Person sitting cross-legged holding a cup of green tea

The United Kingdom’s ongoing love affair with this hot drink began somewhat recently. Tea—which is probably of Chinese origin—didn’t appear in Britain until the 1600s. Initially, the beverage was seen as an exotic curiosity with possible health benefits. Shipping costs and tariffs put a hefty price tag on tea, rendering it quite inaccessible to the lower classes. Even within England’s most affluent circles, tea didn’t really catch on until King Charles II married Princess Catherine of Braganza. By the time they tied the knot in 1662, tea-drinking was an established pastime among the elite in her native Portugal. Once Catherine was crowned Queen, tea became all the rage in her husband’s royal court. From there, its popularity slowly grew over several centuries and eventually transcended socioeconomic class. At present, the average Brit drinks an estimated three and a half cups of tea every day.

All photos courtesy of iStock.

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10 Filling Facts About A Charlie Brown Thanksgiving
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Warner Home Video

Though it may not be as widely known as It’s the Great Pumpkin, Charlie Brown or A Charlie Brown Christmas, A Charlie Brown Thanksgiving has been a beloved holiday tradition for many families for more than 40 years now. Even if you've seen it 100 times, there’s still probably a lot you don’t know about this Turkey Day special.


We all know the trombone “wah wah wah” sound that Charlie Brown’s teacher makes when speaking in a Peanuts special. But A Charlie Brown Thanksgiving, which was released in 1973, made history as the first Peanuts special to feature a real, live, human adult voice. But it’s not a speaking voice—it’s heard in the song “Little Birdie.”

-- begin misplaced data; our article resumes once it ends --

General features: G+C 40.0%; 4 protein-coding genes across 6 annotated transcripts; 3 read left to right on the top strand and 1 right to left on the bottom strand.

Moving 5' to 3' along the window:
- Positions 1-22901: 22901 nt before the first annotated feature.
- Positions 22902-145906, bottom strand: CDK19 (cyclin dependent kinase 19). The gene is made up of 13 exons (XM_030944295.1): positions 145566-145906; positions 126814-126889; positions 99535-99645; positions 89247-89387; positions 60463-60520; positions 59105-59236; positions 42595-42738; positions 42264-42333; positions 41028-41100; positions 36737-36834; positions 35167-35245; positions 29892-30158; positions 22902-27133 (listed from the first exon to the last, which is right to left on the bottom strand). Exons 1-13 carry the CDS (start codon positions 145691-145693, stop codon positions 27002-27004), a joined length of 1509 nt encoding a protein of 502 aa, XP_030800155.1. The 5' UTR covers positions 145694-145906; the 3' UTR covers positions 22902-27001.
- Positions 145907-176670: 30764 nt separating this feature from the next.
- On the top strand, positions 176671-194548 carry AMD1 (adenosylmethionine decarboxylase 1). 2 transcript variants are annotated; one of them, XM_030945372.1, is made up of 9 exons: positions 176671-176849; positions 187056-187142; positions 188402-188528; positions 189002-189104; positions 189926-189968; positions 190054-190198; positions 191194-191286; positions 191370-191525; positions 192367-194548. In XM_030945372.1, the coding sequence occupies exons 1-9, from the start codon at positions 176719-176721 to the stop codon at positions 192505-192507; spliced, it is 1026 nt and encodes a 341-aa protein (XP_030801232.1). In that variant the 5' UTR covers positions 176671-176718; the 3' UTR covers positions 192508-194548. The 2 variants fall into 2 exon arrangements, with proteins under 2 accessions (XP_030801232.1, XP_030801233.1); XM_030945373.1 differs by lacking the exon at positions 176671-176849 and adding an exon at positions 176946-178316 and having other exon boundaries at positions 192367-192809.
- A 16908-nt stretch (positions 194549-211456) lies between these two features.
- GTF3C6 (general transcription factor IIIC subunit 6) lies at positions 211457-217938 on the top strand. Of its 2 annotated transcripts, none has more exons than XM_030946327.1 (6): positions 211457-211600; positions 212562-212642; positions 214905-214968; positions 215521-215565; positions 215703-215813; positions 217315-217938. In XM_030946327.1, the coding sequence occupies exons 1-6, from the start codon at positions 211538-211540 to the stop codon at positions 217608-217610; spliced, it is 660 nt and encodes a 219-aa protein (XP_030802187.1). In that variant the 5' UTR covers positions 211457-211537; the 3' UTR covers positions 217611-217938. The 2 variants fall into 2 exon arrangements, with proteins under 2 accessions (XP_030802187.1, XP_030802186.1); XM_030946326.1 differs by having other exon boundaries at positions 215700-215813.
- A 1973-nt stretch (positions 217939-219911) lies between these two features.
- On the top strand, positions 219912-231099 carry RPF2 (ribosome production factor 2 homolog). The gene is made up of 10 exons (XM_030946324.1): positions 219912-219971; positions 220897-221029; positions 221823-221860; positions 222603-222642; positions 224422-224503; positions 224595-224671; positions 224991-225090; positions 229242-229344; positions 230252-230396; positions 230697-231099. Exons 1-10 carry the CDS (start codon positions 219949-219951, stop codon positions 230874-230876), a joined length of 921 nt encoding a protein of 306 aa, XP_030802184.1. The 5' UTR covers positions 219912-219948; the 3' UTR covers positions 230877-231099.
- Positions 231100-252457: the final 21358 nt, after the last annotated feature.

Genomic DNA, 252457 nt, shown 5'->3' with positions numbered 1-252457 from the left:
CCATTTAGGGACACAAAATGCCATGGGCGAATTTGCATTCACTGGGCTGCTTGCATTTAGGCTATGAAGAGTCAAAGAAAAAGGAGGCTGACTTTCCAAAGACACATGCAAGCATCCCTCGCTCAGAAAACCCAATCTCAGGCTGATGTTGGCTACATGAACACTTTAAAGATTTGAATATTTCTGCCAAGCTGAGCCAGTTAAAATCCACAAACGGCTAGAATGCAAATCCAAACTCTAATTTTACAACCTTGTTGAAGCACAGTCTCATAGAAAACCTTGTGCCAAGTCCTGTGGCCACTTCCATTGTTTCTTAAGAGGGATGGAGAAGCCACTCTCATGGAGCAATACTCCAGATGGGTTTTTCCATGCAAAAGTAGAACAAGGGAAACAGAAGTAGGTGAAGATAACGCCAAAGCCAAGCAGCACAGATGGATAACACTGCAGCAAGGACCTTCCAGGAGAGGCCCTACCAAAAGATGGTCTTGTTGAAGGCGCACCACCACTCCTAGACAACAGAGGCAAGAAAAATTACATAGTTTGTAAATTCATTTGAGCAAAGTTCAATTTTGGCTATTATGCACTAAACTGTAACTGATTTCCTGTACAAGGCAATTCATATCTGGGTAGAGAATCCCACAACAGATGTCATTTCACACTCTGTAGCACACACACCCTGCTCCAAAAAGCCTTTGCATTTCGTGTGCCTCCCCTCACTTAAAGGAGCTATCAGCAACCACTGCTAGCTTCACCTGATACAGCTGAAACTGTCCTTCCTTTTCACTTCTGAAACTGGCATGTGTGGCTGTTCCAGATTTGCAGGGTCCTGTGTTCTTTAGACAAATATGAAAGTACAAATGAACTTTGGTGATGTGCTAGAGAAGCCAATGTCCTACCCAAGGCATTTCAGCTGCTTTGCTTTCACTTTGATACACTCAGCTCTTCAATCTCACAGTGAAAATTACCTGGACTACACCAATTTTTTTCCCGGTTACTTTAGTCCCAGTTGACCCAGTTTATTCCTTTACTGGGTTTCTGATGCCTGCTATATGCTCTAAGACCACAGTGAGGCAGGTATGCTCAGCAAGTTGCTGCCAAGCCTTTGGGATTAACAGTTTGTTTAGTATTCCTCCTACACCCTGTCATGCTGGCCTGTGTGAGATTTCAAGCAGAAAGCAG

Being the first adult to lend his or her voice to a Peanuts special was kind of a big deal, so it makes sense that the honor wasn’t bestowed on just any old singer or voice actor. The song was performed by composer Vince Guardaldi, whose memorable compositions have become synonymous with Charlie Brown and the rest of the gang.

“Guaraldi was one of the main reasons our shows got off to such a great start,” Lee Mendelson, the Emmy-winning producer who worked on many of the Peanuts specials—including A Charlie Brown Thanksgivingwrote for The Huffington Post in 2013. “His ‘Linus and Lucy,’ introduced in A Charlie Brown Christmas, set the bar for the first 16 shows for which he created all the music. For our Thanksgiving show, he told me he wanted to sing a new song he had written for Woodstock. I agreed with much trepidation as I had never heard him sing a note. His singing of ‘Little Birdie’ became a hit."


While Peanuts specials are largely populated by children, there’s usually at least an adult or two seen or heard somewhere. That’s not the case with A Charlie Brown Thanksgiving. “Charlie Brown Thanksgiving may be the only Thanksgiving special (live or animated) that does not include adults,” Mendelson wrote for HuffPo. “Our first 25 specials honored the convention of the comic strip where no adults ever appeared. (Ironically, our Mayflower special does include adults for the first time.)”